Earlier this year, the USA network sensation, Mr. Robot (Season 2 Episode 1), played to our worst technology fears with a vignette of a smart home being completely compromised by hackers. In this hack, the high net-worth homeowner returns from a jog to find her smart home is completely under the control of nefarious individuals which promptly drive her out of her home by rendering it completely uncontrollable.
While the scenario of an overt cyber attack is terrifying to smart home technology integrators, it is far less ominous than what real world hackers actually do covertly once they compromise a homeowner's or business owner's network. To understand more, we should look at the anatomy of a modern network attack.
Modern network attacks can be broken into distinct phases. Each phase has a distinct purpose and set of activities associated with it. It is no accident that in the military, we use similar phases in our continuum of military operations. This is a war that we are in, whether or not we chose to acknowledge our involvement, connecting to the Internet makes us an active participant.
Reconnaissance is the gathering of data in preparation for the attack. The more information a hacker has on a target, the less guessing they will have to do and the better they will be at hacking sites with cracking passwords, phishing attempts, and vulnerability exploits.
- Organization - The digital footprint that we voluntarily place on the Internet is massive and perfect for patient and meticulous hackers building and documenting a profile on the weakest link of most networks, the users. Social engineering begins here and can be the hacker's greatest asset.
- Facebook/Linkedin/Social Media - Build a list of employers, co-workers, friends and family members using a network. Find clues to possible passwords, activities, geographic locations, habits, etc.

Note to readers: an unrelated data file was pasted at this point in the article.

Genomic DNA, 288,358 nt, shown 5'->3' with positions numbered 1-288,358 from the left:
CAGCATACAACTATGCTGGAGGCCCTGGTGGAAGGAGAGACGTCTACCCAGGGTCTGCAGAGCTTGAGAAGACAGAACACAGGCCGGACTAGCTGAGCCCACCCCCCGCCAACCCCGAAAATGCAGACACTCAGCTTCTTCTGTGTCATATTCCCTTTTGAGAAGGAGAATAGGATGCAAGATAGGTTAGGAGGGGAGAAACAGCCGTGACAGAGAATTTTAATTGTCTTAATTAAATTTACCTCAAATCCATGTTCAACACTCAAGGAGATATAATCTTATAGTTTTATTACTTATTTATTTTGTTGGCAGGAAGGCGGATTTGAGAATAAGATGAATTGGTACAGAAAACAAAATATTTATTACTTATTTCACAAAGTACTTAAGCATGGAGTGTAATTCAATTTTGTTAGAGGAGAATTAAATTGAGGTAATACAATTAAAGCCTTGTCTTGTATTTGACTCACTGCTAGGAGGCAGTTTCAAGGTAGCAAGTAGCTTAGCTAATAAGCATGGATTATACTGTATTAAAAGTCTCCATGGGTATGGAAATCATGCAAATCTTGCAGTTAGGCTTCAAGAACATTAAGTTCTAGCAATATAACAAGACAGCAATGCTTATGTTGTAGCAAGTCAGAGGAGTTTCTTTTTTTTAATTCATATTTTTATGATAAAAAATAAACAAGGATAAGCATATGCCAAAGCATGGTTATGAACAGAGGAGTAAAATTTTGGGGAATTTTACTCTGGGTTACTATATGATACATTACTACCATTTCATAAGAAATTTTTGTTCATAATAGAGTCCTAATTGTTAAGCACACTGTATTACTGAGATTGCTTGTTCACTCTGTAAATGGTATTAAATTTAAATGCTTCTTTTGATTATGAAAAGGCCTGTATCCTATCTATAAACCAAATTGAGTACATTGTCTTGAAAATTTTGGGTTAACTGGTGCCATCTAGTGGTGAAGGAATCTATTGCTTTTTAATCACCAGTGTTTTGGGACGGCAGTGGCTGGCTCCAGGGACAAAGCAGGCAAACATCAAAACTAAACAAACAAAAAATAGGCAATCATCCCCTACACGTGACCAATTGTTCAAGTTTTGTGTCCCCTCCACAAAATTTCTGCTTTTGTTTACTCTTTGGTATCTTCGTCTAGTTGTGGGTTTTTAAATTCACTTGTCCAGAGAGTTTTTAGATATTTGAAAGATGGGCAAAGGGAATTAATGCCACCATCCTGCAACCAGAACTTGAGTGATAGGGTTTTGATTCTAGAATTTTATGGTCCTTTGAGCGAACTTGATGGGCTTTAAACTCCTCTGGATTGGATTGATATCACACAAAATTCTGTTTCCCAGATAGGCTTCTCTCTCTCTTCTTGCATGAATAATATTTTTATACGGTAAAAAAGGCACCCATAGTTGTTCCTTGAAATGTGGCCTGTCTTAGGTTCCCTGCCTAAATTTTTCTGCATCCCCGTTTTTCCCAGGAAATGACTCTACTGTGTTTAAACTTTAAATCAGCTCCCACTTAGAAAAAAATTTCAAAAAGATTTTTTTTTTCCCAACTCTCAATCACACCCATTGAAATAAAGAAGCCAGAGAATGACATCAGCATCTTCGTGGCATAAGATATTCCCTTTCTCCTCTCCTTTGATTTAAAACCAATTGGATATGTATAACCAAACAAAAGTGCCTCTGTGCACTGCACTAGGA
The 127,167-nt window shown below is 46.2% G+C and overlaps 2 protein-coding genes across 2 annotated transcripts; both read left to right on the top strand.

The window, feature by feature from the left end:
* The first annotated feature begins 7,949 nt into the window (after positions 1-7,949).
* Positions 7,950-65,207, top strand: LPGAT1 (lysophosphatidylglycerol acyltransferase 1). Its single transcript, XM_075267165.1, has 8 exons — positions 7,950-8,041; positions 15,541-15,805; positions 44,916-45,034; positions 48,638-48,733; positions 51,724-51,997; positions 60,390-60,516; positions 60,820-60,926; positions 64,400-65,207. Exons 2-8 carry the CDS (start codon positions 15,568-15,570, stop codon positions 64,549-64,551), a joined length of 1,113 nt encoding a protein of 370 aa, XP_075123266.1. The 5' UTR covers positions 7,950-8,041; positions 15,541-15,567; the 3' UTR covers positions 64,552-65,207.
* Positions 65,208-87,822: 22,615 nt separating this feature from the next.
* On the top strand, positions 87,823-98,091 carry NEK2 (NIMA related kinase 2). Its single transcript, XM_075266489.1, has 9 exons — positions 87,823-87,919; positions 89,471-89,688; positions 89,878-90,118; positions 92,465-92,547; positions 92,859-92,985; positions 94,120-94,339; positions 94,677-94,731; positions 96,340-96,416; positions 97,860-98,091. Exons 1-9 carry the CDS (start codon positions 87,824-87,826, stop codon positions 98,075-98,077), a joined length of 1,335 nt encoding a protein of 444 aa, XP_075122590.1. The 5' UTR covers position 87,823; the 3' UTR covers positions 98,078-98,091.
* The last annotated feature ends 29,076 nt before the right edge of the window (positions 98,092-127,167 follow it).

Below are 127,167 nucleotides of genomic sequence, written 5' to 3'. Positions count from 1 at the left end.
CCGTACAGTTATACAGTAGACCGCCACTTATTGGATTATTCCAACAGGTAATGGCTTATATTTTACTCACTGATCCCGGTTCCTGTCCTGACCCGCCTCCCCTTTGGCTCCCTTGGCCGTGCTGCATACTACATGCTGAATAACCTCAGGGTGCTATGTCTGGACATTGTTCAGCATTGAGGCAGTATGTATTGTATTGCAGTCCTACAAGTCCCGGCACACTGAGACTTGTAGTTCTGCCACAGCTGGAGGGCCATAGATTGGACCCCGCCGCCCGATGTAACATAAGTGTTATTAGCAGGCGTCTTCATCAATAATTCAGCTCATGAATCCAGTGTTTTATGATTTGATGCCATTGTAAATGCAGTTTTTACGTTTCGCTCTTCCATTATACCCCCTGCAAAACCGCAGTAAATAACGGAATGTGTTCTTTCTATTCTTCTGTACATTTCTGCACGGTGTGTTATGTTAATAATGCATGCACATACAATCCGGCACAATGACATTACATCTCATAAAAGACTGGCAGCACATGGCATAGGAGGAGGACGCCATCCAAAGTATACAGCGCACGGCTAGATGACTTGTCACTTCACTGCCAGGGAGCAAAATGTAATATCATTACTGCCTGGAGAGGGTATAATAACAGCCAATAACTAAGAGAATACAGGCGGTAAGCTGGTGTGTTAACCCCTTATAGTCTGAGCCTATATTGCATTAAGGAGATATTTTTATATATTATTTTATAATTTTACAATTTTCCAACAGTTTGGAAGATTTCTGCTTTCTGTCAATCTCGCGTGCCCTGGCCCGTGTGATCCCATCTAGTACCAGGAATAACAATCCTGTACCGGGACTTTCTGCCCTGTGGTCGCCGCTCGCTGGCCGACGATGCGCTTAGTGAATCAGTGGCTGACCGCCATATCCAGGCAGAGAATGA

- Google - Search names, businesses and Internet domains associated, find emails, phone numbers, news articles, organization affiliations, etc. Search for specific "easy access" points of entry such as PHP websites, old CGI
- Resumes - Looking at a resume, a hacker can see what organizations someone worked at and exactly what types of technology were used in those organizations giving very valuable clues to what vulnerabilities could be present (i.e. Deployed X-Brand routers and switches, Y-Brand control systems).
- Website - A family or corporate website/blog can be very useful in finding personal information.
- Whois - Domain owner lookups. Find out the who, what and where of a domain.
- ARIN - IP address reverse lookups - Do the same as Whois but with an IP address.
- web.archive.org - Find old files, blogs and posts archived over the years. Yes, anything you put on the web really does stay on the web!
SCANNING (ACTIVE RECONNAISSANCE)
Scanning is used by the hacker to make as accurate a physical and logical map of the target organization as possible. Using tools and techniques such as these;
- Banner Grab - Query public facing servers using telnet and common public ports for software and version (Web Servers, E-Mail Servers, databases, etc.).